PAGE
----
Neurotherapeutics

, Volume 9, Issue 3, pp 542–558

Training Cognition in ADHD: Current Findings, Borrowed Concepts, and Future Directions

  • Kyle J. Rutledge
  • Wouter van den Bos
  • Samuel M. McClure
  • Julie B. Schweitzer
Article

DOI: 10.1007/s13311-012-0134-9

Cite this article as:
Rutledge, K.J., van den Bos, W., McClure, S.M. et al. Neurotherapeutics (2012) 9: 542. doi:10.1007/s13311-012-0134-9

Abstract

With both its high prevalence and myriad of negative outcomes, Attention-Deficit/Hyperactivity Disorder (ADHD) demands a careful consideration of the efficacy of its treatment options. Although the benefits of medication have a robust empirical background, nonpharmaceutical interventions evoke particular interest, as they are often viewed more favorably by parents. This review pays special attention to the use of working memory and recent cognitive training attempts in ADHD, describing its cognitive, behavioral, and biological effects in relation to current neurological theory of the disorder. While these treatments have demonstrated positive effects on some measures, there are limitations, as studies have failed to demonstrate generalization to critical measures, such as teacher-rated classroom behaviors, and have provided limited but growing evidence of functionally significant improvements in behavior. There is also a clear lack of research on the effects of training on reward systems and self-control. These limitations may be addressed by broadening the scope and procedures of the training and incorporating research concepts from other fields of study. First, it is important to consider the developmental trajectories of brain regions in individuals with the disorder, as they may relate to the effectiveness of cognitive training. Notions from behavioral economics, including delay discounting and framing (i.e., context) manipulations that influence present orientation, also have applications in the study of cognitive training in ADHD. In considering these other domains, we may find new ways to conceptualize and enhance cognitive training in ADHD and, in turn, address current limitations of interventions that fall in this category.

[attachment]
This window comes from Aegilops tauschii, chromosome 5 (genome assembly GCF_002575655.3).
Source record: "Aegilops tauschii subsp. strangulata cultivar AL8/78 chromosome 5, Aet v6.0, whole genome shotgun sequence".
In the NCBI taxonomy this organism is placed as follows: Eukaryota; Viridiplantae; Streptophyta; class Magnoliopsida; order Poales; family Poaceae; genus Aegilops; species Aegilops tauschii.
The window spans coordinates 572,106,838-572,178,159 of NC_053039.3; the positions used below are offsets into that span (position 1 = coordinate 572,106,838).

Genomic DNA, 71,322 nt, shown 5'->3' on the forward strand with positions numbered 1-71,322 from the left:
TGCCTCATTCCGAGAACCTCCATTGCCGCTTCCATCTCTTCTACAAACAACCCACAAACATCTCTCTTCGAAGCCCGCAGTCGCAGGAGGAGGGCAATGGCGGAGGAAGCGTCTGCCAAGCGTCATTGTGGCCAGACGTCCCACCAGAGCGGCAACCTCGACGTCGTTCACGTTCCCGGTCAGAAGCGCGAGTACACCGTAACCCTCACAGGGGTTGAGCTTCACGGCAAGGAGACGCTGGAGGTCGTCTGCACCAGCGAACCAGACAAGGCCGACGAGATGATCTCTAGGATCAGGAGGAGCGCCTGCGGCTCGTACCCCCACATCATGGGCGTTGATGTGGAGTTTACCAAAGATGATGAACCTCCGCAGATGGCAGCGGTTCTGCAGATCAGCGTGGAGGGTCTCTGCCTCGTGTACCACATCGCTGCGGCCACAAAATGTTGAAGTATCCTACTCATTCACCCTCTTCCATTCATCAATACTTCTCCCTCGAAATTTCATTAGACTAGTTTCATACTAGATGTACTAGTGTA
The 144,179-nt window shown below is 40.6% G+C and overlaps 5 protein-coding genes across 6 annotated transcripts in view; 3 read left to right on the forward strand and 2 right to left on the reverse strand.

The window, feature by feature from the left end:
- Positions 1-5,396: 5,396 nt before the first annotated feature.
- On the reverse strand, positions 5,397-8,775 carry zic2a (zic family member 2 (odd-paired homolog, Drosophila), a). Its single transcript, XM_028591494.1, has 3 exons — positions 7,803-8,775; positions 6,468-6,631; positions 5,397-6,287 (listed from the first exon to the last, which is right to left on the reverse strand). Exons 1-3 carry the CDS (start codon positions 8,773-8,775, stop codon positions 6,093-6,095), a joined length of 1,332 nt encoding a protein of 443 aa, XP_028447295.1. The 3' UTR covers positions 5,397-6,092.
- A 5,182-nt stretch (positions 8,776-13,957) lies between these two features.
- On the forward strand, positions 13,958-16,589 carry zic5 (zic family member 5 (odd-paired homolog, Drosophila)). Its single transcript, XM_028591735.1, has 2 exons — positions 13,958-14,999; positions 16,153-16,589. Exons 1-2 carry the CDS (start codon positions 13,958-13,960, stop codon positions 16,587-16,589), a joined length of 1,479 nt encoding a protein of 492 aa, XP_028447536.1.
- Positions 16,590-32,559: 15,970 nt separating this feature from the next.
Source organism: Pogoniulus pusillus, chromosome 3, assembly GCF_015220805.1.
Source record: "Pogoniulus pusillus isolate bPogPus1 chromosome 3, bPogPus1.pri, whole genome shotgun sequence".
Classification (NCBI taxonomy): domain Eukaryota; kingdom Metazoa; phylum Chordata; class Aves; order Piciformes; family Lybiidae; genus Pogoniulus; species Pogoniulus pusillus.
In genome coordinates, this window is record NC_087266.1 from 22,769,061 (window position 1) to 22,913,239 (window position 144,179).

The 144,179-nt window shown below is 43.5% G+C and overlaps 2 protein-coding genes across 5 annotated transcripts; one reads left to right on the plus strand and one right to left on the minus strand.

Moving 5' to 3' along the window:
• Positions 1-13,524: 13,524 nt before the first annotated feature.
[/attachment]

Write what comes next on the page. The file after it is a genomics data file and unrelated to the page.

Keywords

Attention deficit hyperactivity disorderTreatmentWorking memory trainingNonpharmacologicalDelay discounting

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Copyright information

© The American Society for Experimental NeuroTherapeutics, Inc. 2012

Authors and Affiliations

  • Kyle J. Rutledge
    • 1
    • 3
  • Wouter van den Bos
    • 2
  • Samuel M. McClure
    • 2
  • Julie B. Schweitzer
    • 3
  1. 1.Department of Human and Community DevelopmentUniversity of California, DavisDavisUSA
  2. 2.Department of PsychologyStanford UniversityStanfordUSA
  3. 3.Department of Psychiatry and Behavioral Sciences and MIND InstituteUniversity of California Davis School of MedicineSacramentoUSA